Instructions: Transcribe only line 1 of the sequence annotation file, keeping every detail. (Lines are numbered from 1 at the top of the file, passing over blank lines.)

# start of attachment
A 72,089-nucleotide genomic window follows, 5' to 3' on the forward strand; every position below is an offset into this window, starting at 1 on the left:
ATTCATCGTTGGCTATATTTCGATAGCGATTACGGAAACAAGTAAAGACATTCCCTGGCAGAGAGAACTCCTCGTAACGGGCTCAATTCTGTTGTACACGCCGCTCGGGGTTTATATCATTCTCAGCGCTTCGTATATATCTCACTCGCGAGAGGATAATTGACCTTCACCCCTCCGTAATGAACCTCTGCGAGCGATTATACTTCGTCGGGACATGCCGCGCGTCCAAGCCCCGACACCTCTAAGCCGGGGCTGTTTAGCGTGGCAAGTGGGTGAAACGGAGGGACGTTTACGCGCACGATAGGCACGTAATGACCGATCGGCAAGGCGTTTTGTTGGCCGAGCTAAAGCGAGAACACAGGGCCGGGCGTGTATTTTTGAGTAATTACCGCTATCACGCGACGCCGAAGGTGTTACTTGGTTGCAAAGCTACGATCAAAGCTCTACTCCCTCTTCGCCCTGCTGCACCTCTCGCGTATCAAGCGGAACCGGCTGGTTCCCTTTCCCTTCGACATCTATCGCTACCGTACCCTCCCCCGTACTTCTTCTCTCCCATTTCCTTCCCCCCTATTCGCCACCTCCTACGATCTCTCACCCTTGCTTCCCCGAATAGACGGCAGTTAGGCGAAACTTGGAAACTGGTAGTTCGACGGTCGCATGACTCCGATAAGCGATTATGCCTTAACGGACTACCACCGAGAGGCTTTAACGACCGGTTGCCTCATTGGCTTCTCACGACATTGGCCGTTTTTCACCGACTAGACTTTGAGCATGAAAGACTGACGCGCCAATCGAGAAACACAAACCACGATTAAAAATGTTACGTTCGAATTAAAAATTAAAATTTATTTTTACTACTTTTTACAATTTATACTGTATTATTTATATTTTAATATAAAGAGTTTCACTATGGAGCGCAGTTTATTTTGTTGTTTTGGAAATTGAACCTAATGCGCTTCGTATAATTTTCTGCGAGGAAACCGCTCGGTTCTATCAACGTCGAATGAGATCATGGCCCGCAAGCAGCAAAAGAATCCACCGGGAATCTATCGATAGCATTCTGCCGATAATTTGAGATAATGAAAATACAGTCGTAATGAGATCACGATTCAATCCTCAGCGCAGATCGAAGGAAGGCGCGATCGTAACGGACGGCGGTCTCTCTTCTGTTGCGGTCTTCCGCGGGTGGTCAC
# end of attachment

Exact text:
A 72,089-nucleotide genomic window follows, 5' to 3' on the forward strand; every position below is an offset into this window, starting at 1 on the left: